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Population monitoring


The historical range of the snail kite once covered over 4000 km2 (2480 mi2) in Florida,

including the panhandle region (Davis and Ogden 1994, Reichert et al. 2015). Since the

mid-1900s it has been restricted mainly to the watersheds of the Everglades, Lake

Okeechobee, Loxahatchee Slough, Kissimmee River Valley (KRV), and the Upper St. Johns

River of the central and southern peninsula. After several decades of landscape

fragmentation and hydroscape alteration, the kite population is now confined to a

fragmented network of freshwater wetlands that remain within its historical range,

and the viability of the population rests entirely on the conditions and dynamics of

these wetland fragments (Bennetts and Kitchens 1997a, Martin 2007). The snail kite

is unique in that it is the only avian species that occurs throughout the central and

south Florida ecosystem and whose population in the U.S. is restricted to freshwater

wetlands in this region. The dependence of the snail kite on these habitats makes it

an excellent barometer of the success of the restoration efforts currently underway

(Kitchens et al. 2002) (e.g., USFWS Multi-Species Transition Strategy for Water

Conservation Area 3A, 2010). We track short-term and long-term changes in the

snail kite population to understand how water management, human activities,

and natural events influence its recovery.


Trends from our demographic studies revealed a drastic decline in the snail kite

population in Florida between 2000-2008, with the population essentially halving from

2000 to 2002 and again from 2006 to 2008 (Martin et al. 2007 and Reichert et al. 2016).

Range-wide population estimates significantly increased from 2010 to 2013. This

increase in population size was driven primarily by large increases in snail kite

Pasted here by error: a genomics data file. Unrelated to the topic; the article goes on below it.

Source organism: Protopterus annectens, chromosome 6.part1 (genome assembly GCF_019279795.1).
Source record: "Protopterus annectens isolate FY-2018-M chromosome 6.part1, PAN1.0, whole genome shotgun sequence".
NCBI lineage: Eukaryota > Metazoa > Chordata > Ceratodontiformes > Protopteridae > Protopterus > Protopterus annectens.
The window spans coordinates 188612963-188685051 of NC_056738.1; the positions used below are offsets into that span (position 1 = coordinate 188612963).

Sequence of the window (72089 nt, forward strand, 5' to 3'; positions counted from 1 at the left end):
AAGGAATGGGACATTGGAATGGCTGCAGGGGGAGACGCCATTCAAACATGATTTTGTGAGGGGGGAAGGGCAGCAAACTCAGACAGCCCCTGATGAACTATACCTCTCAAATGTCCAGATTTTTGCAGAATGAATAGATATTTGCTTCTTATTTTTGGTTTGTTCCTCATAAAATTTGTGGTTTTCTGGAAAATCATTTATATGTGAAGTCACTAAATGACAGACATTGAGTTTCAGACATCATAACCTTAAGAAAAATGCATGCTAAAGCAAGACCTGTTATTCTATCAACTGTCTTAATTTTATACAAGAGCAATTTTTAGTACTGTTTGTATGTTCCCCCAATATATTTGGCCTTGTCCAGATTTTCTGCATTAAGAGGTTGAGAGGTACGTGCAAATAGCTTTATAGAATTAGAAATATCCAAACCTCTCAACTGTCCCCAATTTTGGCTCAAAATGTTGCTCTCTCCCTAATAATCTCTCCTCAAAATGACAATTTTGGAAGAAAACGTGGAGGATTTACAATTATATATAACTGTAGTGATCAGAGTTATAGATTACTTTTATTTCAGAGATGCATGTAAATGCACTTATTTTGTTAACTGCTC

reproduction in the KRV and Lake Okeechobee (Reichert et al. 2016), which have been

inked to increased food availability due to the invasion of an exotic apple snail

(Pomacea maculata) (Cattau et al. 2016). However, snail kite abundance has continued

to decline in the southern parts of its' range (Everglades and Loxahatchee Slough

watersheds), a region of wetlands designated as 'critical habitat' (Reichert et al. 2016).










Nest monitoring of kites is essential for three reasons. First, it provides critical information for Criterion 5 of the USFWS recovery plan for Snail Kites. Second, reproduction is directly linked to population change in snail kites and is a demographic rate that is amenable to
site-specific management. Third, banding fledglings at nests provides a low-cost, value-added approach for marking snail kites (an important element for reliable population size estimation; Williams et al. 2002). Focusing banding on juveniles has the added benefits of knowing the exact age of individually banded kites and obtaining a large sample size of marked juveniles, which show lower, and more variable, survival rates than adults (Martin et al. 2007 and Reichert et al. 2010). Understanding effects of age structure is also important for population dynamics, and has been shown to be highly relevant to interpretation of reproduction (Reichert et al. 2012), survival (Reichert et al. 2010), and regional trends in population size of snail kites (Reichert et al. 2016).